Owing to the popularity of my previous two posts and in recognition to the need to have these things simply explained to the novice writer, I’m going to continue my trek into the minds of the characters in stories. In addition to this article, I will do two more discussing various types of “good guys” and “bad guys”.
This article will be a comparison and contrasting of the Hero’s Journey and the Villain’s Quest. Sometimes the lines can be blurred… a Hero can look like a Villain and a Villain can look like a Hero. What really sets these two apart is the heart issue of their motivations. Their journeys through the story can be very similar and it can be confusing, but a good author MUST understand the subtle difference in order to create endearing Heros and Villains. I think these sublte differences need a little more clarfication.
As a starting point, I will be using my 10 steps of the Hero’s Journey and my 10 steps of the Villain’s Quest. And before I begin, I do want you to realize that not all “good guys” are Heroes and not all “bad guys” are Villains. I’ll do articles on those later.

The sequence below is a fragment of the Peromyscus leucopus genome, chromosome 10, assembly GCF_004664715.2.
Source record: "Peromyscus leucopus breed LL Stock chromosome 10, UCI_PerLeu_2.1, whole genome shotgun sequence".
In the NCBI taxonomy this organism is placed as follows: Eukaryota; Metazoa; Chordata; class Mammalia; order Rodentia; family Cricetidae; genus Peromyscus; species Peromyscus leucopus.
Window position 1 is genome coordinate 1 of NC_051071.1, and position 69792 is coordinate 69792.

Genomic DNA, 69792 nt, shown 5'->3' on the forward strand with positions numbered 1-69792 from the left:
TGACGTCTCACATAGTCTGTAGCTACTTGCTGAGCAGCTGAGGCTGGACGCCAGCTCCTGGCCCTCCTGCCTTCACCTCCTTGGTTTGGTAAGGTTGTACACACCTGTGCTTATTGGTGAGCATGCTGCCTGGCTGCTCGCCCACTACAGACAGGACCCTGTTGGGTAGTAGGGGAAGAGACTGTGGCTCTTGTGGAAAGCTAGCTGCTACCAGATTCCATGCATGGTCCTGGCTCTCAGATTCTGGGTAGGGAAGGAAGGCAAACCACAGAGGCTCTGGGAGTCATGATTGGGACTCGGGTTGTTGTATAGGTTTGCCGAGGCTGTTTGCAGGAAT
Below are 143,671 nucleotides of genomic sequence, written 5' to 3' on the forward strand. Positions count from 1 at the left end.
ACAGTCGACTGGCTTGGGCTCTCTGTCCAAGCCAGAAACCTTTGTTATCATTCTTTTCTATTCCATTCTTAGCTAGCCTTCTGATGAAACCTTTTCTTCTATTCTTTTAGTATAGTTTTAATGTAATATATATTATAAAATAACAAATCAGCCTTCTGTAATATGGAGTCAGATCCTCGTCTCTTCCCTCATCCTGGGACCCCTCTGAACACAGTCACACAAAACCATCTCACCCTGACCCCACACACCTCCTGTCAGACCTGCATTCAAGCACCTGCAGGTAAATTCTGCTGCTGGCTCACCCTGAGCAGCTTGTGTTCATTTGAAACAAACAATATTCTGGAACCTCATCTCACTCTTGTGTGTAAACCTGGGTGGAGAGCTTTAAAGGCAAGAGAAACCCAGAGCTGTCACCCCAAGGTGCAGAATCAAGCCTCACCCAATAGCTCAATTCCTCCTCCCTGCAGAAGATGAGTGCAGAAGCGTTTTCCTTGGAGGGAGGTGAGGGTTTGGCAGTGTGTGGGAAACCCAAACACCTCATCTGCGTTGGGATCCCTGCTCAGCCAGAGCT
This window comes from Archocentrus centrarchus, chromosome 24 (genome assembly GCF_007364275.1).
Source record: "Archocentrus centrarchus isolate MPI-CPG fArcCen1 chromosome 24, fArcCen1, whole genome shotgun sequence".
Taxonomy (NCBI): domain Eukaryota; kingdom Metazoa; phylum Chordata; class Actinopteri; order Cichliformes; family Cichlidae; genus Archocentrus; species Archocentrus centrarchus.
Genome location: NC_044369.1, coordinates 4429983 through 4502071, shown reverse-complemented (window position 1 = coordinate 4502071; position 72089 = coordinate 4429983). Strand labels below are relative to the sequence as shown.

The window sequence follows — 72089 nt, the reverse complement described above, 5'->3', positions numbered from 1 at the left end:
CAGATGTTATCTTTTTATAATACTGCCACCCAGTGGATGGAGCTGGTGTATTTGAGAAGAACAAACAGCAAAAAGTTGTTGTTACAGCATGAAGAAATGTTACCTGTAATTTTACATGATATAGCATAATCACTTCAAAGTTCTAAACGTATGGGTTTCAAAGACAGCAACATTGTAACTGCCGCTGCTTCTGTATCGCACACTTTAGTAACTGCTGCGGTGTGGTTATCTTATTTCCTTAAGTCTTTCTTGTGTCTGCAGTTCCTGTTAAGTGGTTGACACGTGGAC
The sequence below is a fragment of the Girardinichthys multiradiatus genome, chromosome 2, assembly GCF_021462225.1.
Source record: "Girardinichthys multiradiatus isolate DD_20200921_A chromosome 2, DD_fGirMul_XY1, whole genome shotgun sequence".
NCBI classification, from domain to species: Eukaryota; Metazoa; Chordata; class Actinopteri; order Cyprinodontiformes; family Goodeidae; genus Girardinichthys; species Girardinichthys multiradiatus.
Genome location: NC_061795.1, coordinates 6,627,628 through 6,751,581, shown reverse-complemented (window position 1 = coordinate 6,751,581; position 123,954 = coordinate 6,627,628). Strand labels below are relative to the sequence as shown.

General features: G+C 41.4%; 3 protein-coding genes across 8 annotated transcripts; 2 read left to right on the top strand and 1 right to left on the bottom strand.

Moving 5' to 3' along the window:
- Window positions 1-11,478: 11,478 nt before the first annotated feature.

I’ve shortened the descriptions of some of these, so if you want to read the full descriptions see the individual articles. You’ll also notice that these steps may not appear in the exact order they do in the individual articles. That’s ok, because you don’t have to take these steps in order. One last thing, I think you’ll find a common theme in this comparsion… the Hero generally acts selflessly and the Villain acts selfishly.
So, without further ado… The Hero’s Journey vs. The Villain’s Quest.
|Dysfunctional Family – The hero must come from a dysfunctional family.||
Inadequate life – The villain feels wholly inadequate in his life.